Sneaker Culture

Pumped-up, futuristic, big trainers are back.  Acne Studio, Balenciaga, Louis Vuitton and Stella McCartney all sent sci-fi sneakers bouncing down the catwalks, while Alexa Chung has just launched her 11-piece collection for Superga. Selfridges have dedicated a massive 187 square metres to trainers on their new shoe floor; and a quarter of all shoe sales at Net-a-Porter are kicks. Edgy, practical, on-trend – a trainer is pretty much the perfect shoe.

They’re also the most versatile choice of footwear, making the perfect partners to jeans and a classic white T, a summer dress, a trench coat – even a ballgown. Be bold; wear high tops with cropped, flared or wide leg trousers; dad trainers with Victorian-inspired finery or elegant silk; and performance trainers with a little black dress or a blazer. Trainers mix and match with anything and everything. 

Even the king of high heels, Manolo Blahnik has been won over by the sports shoe, “Every woman should have a heeled pump, a flat shoe and now, even though I was always against them, a pair of sneakers” he told Porter Magazine for their Spring 2018 issue.

Some history. Rubber-soled canvas plimsolls have been worn for sport since the late 1800s. The term “sneaker” was coined in the USA due to the rubber sole which allowed the wearer to “sneak” around quietly. Keds were one of the first plimsoll brands launched in the US in 1916, while Converse All Star followed hot on their heels in 1917. 

Inspired by celebrity endorsements – James Dean often sported a pair of Converse Jack Purcells – 1950s American teenagers started to wear training shoes on the street.  Meanwhile, over in Europe two German brothers – the Dasslers – had developed running shoes with leather uppers. They fell out in 1948 but each launched their own brand – Puma and Adidas, both hugely popular brands with sports stars. In 1968 athlete Tommi Smith won the 200m gold medal at the Mexican Olympics wearing a a pair of Puma suede “Clydes”, cementing the style as a cult classic. By this time, iconic brands Nike and Vans had also been born.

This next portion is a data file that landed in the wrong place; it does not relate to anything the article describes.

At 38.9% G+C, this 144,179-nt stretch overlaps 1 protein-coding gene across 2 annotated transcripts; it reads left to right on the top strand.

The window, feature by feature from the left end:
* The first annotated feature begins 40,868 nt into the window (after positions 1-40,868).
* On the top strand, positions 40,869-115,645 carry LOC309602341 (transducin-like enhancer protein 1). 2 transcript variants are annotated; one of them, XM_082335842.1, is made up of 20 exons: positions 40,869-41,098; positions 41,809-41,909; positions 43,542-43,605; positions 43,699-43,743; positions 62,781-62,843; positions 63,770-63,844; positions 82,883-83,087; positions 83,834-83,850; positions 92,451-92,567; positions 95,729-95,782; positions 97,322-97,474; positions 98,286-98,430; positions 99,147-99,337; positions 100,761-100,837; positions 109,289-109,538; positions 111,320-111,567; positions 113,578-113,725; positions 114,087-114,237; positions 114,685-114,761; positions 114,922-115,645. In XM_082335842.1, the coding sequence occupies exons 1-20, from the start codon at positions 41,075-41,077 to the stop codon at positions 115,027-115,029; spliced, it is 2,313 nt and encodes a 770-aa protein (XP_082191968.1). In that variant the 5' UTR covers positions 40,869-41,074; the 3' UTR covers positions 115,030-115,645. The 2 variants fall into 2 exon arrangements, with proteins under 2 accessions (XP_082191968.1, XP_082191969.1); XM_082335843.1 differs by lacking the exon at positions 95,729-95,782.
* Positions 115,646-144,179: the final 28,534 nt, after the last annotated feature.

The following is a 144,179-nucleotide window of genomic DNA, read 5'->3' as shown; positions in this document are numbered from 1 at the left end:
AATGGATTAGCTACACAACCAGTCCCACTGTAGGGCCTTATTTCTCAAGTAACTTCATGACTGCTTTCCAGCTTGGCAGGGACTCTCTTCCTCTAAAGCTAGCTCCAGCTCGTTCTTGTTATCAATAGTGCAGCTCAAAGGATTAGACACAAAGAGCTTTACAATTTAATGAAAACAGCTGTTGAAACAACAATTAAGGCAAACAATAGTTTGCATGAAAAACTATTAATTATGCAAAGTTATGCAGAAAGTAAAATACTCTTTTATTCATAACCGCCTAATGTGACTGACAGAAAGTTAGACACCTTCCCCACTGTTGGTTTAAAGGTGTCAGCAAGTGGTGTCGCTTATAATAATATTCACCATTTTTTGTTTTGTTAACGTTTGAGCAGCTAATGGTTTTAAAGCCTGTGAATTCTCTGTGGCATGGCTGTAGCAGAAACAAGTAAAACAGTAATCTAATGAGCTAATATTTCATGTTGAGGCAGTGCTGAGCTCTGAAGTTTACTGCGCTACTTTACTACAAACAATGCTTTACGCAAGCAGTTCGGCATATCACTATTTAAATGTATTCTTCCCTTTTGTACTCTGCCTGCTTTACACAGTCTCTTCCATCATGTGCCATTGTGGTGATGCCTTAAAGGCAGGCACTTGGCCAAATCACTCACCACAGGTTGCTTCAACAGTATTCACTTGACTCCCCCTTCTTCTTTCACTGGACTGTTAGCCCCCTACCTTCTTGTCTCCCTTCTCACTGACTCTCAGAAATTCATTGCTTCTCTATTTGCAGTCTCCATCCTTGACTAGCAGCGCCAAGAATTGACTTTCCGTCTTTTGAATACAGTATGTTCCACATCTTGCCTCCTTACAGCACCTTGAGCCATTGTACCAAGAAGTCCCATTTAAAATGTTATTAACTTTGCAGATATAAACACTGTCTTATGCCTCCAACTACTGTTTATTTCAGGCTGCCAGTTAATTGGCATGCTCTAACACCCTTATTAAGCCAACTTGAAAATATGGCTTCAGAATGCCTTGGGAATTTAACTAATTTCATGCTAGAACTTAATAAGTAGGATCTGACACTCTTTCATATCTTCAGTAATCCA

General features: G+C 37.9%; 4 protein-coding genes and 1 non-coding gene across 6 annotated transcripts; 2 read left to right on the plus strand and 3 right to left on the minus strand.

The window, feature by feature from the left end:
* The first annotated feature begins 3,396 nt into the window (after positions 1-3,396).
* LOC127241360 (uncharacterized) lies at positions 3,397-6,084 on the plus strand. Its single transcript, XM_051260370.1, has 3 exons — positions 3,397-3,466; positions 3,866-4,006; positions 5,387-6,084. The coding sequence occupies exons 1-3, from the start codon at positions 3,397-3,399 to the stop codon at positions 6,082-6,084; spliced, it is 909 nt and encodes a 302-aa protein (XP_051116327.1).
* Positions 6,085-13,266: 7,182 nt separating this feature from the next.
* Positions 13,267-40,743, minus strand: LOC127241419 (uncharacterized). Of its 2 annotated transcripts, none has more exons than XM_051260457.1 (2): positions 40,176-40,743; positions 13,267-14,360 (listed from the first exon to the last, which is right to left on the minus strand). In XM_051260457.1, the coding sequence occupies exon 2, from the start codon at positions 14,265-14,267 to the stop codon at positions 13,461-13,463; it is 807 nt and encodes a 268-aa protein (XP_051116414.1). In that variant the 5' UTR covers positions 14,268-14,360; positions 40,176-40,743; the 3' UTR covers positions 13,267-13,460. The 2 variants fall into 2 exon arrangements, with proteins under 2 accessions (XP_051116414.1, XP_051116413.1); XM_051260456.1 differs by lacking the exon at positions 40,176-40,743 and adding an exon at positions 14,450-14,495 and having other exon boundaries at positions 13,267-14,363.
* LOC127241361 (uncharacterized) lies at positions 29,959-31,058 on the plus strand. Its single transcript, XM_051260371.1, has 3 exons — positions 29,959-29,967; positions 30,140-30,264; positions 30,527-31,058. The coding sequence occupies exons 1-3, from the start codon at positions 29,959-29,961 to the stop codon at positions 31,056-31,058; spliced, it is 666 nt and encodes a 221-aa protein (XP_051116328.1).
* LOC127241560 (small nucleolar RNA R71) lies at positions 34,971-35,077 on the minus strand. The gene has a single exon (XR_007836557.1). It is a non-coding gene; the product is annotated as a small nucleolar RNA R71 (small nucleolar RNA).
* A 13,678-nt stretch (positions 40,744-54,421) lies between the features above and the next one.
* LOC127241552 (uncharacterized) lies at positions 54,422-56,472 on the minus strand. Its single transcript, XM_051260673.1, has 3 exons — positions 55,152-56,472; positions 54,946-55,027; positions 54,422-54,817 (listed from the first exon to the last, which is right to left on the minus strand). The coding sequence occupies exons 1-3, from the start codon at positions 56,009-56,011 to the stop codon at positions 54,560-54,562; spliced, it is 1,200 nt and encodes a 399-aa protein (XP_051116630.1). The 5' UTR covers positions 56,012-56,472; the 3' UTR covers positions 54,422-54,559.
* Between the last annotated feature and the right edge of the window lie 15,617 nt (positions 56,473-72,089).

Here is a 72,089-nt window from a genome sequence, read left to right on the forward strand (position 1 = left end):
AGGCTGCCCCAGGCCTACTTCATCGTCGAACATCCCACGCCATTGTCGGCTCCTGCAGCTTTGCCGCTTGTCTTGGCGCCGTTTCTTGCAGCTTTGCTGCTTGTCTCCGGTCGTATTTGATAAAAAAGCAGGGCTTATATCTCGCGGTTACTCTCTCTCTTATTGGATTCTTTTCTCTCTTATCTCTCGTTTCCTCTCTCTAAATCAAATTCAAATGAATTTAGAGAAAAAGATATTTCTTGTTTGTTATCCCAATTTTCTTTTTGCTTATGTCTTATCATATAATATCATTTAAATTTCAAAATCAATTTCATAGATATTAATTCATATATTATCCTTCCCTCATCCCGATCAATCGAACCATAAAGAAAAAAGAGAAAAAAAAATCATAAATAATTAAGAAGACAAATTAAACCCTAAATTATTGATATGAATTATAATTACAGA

The 1970s explosion in jogging led to sports footwear becoming even more popular, and, by the end of the decade trainers were to be found on the feet of football casuals, New York punk rockers, and skateboarders. Where those style-setters led, the rest of the population followed, and by the 1980s sneakers were ubiquitous. 

Sports brands now dedicate large marketing budgets to their carefully nurtured lines, and a high-end trainer collection is an essential branch of the modern fashion designer’s brand. The new millennium has seen collaborations between Mihara Yasuhiro and Puma, Paul Smith and Reebok, Stella McCartney and Yohji Yamamoto with Adidas, and countless others. In the last one hundred years, trainers have stepped out of the gym, onto the street and beyond – Reebok have even designed the new, ultra-modern boots for Boeing Starliner astronauts. Be inspired; go and get your kicks!